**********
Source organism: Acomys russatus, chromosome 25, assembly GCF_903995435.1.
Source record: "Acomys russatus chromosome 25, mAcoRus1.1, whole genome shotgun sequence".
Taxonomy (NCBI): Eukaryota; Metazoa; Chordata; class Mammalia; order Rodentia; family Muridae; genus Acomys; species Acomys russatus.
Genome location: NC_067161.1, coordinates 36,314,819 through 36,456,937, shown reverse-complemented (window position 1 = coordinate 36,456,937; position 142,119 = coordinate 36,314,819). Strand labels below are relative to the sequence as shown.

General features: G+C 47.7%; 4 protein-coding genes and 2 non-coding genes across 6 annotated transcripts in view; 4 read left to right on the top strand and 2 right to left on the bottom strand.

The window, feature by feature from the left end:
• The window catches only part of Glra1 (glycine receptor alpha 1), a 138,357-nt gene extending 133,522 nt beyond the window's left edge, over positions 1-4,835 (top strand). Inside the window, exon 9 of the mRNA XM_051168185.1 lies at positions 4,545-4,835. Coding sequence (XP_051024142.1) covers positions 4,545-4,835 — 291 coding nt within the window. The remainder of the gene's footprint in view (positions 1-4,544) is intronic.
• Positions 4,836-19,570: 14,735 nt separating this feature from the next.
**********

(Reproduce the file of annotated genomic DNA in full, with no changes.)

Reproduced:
Source organism: Acomys russatus, chromosome 25, assembly GCF_903995435.1.
Source record: "Acomys russatus chromosome 25, mAcoRus1.1, whole genome shotgun sequence".
Taxonomy (NCBI): Eukaryota; Metazoa; Chordata; class Mammalia; order Rodentia; family Muridae; genus Acomys; species Acomys russatus.
Genome location: NC_067161.1, coordinates 36,314,819 through 36,456,937, shown reverse-complemented (window position 1 = coordinate 36,456,937; position 142,119 = coordinate 36,314,819). Strand labels below are relative to the sequence as shown.

General features: G+C 47.7%; 4 protein-coding genes and 2 non-coding genes across 6 annotated transcripts in view; 4 read left to right on the top strand and 2 right to left on the bottom strand.

The window, feature by feature from the left end:
• The window catches only part of Glra1 (glycine receptor alpha 1), a 138,357-nt gene extending 133,522 nt beyond the window's left edge, over positions 1-4,835 (top strand). Inside the window, exon 9 of the mRNA XM_051168185.1 lies at positions 4,545-4,835. Coding sequence (XP_051024142.1) covers positions 4,545-4,835 — 291 coding nt within the window. The remainder of the gene's footprint in view (positions 1-4,544) is intronic.
• Positions 4,836-19,570: 14,735 nt separating this feature from the next.